By Fred Swegles
Try to imagine a beach town master-planned around a Polynesian theme.
All houses, restaurants, hotels, downtown shops, parks, golf courses, pleasure pier, beach concessions—designed to reflect tropical splendor, an idyllic village with a pristine, palm-lined beach.
Ole Hanson would be all for it, right?
If Ole had come along 30 years after he actually built San Clemente in 1925, visioning it as a Spanish Village by the Sea, he would have been conceptualizing his dream within a pop culture infatuated with South Sea islands.
As it turned out, tiki architecture never made a big splash in San Clemente, Ole Hanson’s sleepy Spanish village.
But if you look for tiki architecture, you’ll find examples around town, harking back to the 1960s.
America’s romance with all-things tiki had begun during World War II. American troops, serving on South Pacific islands, sent home colorful stories and dreamy snapshots of off-duty adventures in paradise.
Movies and TV shows about Pacific islands glamorized thatched huts and hula dancers.
Through the 1950s, tiki-themed resorts, restaurants, cocktail lounges, motels, bowling alleys, miniature golf courses and more sprouted up across America, bearing names such as Don the Beachcomber, Kon Tiki and Bali Hai. Citadels of paradise in places such as Hollywood, Palm Springs, Las Vegas and San Diego’s Shelter Island were among tiki culture’s most elaborate fantasy islands.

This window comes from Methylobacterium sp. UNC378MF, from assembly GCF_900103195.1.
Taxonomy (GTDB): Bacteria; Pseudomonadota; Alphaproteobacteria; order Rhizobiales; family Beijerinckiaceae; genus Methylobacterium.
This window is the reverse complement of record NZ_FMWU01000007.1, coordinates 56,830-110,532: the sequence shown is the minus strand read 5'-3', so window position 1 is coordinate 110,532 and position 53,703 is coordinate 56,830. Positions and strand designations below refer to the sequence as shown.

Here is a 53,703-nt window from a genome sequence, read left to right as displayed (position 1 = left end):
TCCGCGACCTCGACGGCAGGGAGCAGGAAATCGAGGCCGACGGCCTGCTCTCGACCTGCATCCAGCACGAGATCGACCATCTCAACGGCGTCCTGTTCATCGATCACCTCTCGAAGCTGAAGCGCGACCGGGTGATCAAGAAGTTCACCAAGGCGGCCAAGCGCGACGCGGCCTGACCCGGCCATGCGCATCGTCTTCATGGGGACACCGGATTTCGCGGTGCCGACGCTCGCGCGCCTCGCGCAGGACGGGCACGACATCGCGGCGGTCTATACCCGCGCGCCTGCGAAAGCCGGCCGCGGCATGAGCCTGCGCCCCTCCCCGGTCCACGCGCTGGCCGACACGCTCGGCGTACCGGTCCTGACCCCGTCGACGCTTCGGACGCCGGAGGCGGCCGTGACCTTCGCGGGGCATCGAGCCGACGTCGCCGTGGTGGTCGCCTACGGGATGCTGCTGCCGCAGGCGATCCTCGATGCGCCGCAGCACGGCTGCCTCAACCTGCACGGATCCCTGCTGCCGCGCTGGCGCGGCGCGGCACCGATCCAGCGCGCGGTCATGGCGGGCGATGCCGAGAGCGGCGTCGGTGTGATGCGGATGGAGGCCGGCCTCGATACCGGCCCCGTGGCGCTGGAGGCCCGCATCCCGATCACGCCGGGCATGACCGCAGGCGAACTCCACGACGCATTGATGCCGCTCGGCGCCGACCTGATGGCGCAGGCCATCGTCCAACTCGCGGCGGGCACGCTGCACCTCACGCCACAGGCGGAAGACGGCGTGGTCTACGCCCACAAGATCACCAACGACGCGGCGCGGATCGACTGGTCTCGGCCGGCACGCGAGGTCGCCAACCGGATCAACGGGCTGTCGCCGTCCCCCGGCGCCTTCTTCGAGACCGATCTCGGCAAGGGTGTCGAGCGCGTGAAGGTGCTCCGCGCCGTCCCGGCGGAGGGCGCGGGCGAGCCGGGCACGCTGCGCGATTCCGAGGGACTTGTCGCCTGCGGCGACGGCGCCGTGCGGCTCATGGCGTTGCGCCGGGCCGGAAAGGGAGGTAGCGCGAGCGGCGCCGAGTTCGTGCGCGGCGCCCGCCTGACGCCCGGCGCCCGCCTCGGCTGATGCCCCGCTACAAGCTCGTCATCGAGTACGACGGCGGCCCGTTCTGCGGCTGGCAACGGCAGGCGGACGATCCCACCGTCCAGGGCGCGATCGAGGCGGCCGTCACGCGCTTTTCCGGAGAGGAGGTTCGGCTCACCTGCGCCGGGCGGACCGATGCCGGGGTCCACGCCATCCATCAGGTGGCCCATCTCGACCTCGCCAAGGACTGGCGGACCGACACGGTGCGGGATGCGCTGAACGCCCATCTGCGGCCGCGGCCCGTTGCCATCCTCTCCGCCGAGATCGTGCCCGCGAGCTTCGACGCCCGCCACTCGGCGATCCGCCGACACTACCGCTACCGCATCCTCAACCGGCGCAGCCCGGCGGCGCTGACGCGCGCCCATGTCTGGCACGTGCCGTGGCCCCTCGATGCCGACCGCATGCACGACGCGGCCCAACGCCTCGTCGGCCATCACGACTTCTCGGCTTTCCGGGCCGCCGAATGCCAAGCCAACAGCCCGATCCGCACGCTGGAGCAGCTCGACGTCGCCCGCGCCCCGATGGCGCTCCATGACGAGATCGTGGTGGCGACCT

HOW ABOUT HERE?
In Orange County, tiki architecture greeted Disneyland visitors in Anaheim, while also lining major tourist corridors that developed along PCH, Beach Boulevard and Harbor Boulevard.
At San Clemente’s Poche Beach, there was Shorecliffs Beach Club. The private club is arguably the highest-profile 1960s tiki building in town, rivaling San Clemente’s former Chamber of Commerce building, now a private business, Novella Royale, at 1100 N. El Camino Real.
A city council partnership with the Chamber of Commerce in 1962 produced the tiki-style visitor center, perched on a city-owned triangle of land—a grassy island surrounded by streets.
The beach-oriented community of Shorecliffs grew up with its own beach club, and some of the homes were tiki style, a product of American pop culture infused with South Seas mania.
LET’S GO SURFIN’
Hawaii had just joined the United States in 1959, becoming the 50th state.
Jetliners, replacing propeller planes, made vacation escapes to Honolulu easy and irresistible. America went gaga over the islands.
Surfing, born in Hawaii, coincidentally exploded onto America’s cultural landscape. Movies from South Pacific to Beach Blanket Bingo and TV series from McHale’s Navy to Hawaiian Eye helped fuel the tiki frenzy.
San Clemente came along for the ride.
In 1964, the city chose tiki style for a new clubhouse at the Municipal Golf Course, an architectural sibling to the beachy Chamber of Commerce. The clubhouse lasted more than 40 years until the city demolished it for a bigger, more versatile golf facility in Ole Hanson Spanish motif.